• Wireless N speed up to 300Mbps makes it ideal for bandwidth consuming or interruption sensitive applications like video streaming, online gaming and VoIP
  • For home and office use, supports PPPoE, Dynamic IP, and static IP broadband access and various kind of dialing requirements
  • Supports UPnP, DDNS, static routing, VPN pass-through, and data forwarding
  • Features IP, MAC, URL filtering which flexibly controls online access and time
  • Supports SPI firewall and access control management
  • Supports QSS (Quick Secure Setup), provides 64/128/152-bit WEP encryption, WPA/WPA2, WPA-PSK/WPA2-PSK authentication
  • User interface supports free web software updates
  • 3 detachable antennas (reverse SMA connector)

What’s in the Box?

The router arrives with the following components in box:

  • TL-WR1043ND Wireless N Gigabit Router
  • Power Adaptor
  • Quick Installation Guide
  • Resource CD
  • 3 x Antennae
  • Ethernet Cable


First Looks

The design of the TL-WR1043ND is consistent with other models in TP-Link’s router range, white acrylic with a black band running around three sides, with side slats to reduce heat.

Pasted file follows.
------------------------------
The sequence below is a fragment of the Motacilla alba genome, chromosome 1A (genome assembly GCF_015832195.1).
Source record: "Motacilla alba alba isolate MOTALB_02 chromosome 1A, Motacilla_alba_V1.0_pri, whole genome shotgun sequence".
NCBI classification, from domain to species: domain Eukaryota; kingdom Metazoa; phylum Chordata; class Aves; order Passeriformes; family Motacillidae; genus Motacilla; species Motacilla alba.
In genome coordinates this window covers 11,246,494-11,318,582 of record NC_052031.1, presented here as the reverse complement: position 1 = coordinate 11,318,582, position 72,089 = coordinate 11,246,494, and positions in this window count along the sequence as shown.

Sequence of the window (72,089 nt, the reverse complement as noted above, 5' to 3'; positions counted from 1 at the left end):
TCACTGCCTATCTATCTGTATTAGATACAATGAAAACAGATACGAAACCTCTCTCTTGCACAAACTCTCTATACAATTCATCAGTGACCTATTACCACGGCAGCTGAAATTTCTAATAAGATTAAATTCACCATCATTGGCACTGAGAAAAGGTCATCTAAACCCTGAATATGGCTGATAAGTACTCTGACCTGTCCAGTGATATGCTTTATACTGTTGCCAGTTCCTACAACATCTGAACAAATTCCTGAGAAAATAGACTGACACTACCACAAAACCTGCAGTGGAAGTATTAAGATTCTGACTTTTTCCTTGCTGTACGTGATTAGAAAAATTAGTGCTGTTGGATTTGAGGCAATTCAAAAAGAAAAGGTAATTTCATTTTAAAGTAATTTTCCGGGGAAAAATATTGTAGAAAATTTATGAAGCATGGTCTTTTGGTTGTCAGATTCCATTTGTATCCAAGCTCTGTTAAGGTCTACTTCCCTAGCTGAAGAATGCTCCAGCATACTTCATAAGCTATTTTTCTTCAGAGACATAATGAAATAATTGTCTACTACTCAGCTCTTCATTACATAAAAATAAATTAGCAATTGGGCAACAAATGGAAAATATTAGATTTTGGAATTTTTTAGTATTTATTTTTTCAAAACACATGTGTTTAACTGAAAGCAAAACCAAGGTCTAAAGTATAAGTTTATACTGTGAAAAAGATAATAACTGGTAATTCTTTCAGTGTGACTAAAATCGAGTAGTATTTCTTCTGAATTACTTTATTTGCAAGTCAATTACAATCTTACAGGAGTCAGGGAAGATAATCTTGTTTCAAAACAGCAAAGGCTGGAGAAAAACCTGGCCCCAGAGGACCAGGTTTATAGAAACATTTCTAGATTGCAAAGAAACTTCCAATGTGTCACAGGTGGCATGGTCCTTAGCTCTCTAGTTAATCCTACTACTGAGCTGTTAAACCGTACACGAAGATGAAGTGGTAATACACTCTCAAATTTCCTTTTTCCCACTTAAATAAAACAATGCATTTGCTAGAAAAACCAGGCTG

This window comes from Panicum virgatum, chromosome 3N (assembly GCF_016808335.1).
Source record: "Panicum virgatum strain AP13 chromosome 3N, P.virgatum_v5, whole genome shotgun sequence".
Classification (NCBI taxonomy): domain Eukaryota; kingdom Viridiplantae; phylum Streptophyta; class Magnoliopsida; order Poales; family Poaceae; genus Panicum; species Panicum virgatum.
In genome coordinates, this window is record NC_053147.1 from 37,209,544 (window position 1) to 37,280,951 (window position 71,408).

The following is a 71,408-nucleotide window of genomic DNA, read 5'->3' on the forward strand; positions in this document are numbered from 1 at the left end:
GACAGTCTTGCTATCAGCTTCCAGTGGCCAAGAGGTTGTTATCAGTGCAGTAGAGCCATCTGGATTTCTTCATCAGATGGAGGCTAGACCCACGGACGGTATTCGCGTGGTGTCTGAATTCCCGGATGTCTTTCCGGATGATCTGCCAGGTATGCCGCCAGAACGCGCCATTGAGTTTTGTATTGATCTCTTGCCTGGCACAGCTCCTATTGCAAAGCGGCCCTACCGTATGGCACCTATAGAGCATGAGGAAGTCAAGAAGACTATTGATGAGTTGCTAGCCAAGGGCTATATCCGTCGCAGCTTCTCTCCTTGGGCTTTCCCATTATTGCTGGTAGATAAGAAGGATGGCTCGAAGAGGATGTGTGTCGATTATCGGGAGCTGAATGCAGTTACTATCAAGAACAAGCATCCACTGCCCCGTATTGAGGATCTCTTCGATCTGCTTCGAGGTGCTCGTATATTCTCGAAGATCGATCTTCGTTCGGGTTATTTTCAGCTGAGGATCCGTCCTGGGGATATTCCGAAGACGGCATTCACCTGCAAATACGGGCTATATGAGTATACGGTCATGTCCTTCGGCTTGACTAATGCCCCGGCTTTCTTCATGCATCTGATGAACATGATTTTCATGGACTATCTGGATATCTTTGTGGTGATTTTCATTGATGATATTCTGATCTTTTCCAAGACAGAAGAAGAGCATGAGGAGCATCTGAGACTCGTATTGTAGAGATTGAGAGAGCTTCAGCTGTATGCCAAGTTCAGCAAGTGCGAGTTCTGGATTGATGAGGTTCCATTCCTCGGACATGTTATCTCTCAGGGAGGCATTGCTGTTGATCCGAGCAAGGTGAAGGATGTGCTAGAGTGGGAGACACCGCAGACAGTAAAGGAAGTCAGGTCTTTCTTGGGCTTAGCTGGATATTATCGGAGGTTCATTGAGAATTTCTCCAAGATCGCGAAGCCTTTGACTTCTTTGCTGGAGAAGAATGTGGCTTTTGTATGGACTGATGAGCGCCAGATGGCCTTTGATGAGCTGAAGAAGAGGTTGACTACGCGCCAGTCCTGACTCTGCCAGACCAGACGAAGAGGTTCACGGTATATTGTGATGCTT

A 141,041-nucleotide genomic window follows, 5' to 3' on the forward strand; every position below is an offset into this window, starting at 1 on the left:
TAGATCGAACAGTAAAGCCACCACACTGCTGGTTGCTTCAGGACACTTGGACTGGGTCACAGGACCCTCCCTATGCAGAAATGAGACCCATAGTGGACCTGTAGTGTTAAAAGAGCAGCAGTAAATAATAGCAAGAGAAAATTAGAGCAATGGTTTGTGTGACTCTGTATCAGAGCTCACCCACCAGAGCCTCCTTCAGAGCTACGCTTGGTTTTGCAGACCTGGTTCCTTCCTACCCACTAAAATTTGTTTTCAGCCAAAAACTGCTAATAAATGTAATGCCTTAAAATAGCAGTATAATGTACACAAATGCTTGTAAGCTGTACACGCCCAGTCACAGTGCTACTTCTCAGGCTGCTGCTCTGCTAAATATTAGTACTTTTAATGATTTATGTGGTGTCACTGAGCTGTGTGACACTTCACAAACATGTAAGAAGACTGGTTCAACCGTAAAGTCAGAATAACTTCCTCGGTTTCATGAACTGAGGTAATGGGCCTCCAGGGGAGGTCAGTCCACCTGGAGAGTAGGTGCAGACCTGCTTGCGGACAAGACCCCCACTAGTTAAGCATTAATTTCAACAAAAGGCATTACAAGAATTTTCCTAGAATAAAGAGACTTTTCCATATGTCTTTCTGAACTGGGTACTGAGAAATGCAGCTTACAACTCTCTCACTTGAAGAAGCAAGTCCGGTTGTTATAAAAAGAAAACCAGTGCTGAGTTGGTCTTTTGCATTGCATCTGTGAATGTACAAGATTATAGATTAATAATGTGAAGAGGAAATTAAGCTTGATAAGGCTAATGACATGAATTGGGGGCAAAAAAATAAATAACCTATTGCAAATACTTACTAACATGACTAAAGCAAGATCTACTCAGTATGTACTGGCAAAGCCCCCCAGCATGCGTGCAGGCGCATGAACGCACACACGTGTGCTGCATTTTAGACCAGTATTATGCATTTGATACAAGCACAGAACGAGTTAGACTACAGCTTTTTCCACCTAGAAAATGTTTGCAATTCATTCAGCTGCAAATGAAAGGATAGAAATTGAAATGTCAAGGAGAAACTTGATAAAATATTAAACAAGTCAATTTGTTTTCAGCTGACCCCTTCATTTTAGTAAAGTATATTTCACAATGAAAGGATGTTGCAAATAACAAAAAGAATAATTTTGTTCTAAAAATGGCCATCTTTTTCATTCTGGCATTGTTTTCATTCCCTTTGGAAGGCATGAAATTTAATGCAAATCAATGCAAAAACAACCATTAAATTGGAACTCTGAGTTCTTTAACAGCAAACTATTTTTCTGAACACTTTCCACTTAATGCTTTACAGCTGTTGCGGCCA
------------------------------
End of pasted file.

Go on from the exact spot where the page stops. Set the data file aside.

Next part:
On the rear, you’ll find connectors for the three antennae, power socket, a small, recessed reset button, USB port WAN port and the four RJ-45 ports for your networked devices. It’s a common sight that, aside from the USB port (more on which later) offers few surprises – colour coding the WAN and Network ports is a nice touch, however, to help ensure the correct ports are connected during the install. With all three antennae fitted, the TL-WR1043ND looks a little cumbersome – as a budget device, you won’t find integrated antennae here, but once the router is tucked away, it’s reasonably unobtrusive